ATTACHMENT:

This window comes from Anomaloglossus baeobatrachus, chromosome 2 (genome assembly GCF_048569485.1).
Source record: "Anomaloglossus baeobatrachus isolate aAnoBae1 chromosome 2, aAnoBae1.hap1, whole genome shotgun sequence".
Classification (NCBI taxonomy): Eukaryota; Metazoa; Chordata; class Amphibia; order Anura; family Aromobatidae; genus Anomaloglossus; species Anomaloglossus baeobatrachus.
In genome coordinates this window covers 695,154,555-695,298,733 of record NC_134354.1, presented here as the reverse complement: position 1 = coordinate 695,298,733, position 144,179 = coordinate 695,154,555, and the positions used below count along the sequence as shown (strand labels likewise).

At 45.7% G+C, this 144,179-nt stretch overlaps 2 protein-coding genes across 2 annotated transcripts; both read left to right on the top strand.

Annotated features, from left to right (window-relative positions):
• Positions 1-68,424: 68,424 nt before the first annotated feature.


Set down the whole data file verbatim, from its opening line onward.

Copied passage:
This window comes from Anomaloglossus baeobatrachus, chromosome 2 (genome assembly GCF_048569485.1).
Source record: "Anomaloglossus baeobatrachus isolate aAnoBae1 chromosome 2, aAnoBae1.hap1, whole genome shotgun sequence".
Classification (NCBI taxonomy): Eukaryota; Metazoa; Chordata; class Amphibia; order Anura; family Aromobatidae; genus Anomaloglossus; species Anomaloglossus baeobatrachus.
In genome coordinates this window covers 695,154,555-695,298,733 of record NC_134354.1, presented here as the reverse complement: position 1 = coordinate 695,298,733, position 144,179 = coordinate 695,154,555, and the positions used below count along the sequence as shown (strand labels likewise).

At 45.7% G+C, this 144,179-nt stretch overlaps 2 protein-coding genes across 2 annotated transcripts; both read left to right on the top strand.

Annotated features, from left to right (window-relative positions):
• Positions 1-68,424: 68,424 nt before the first annotated feature.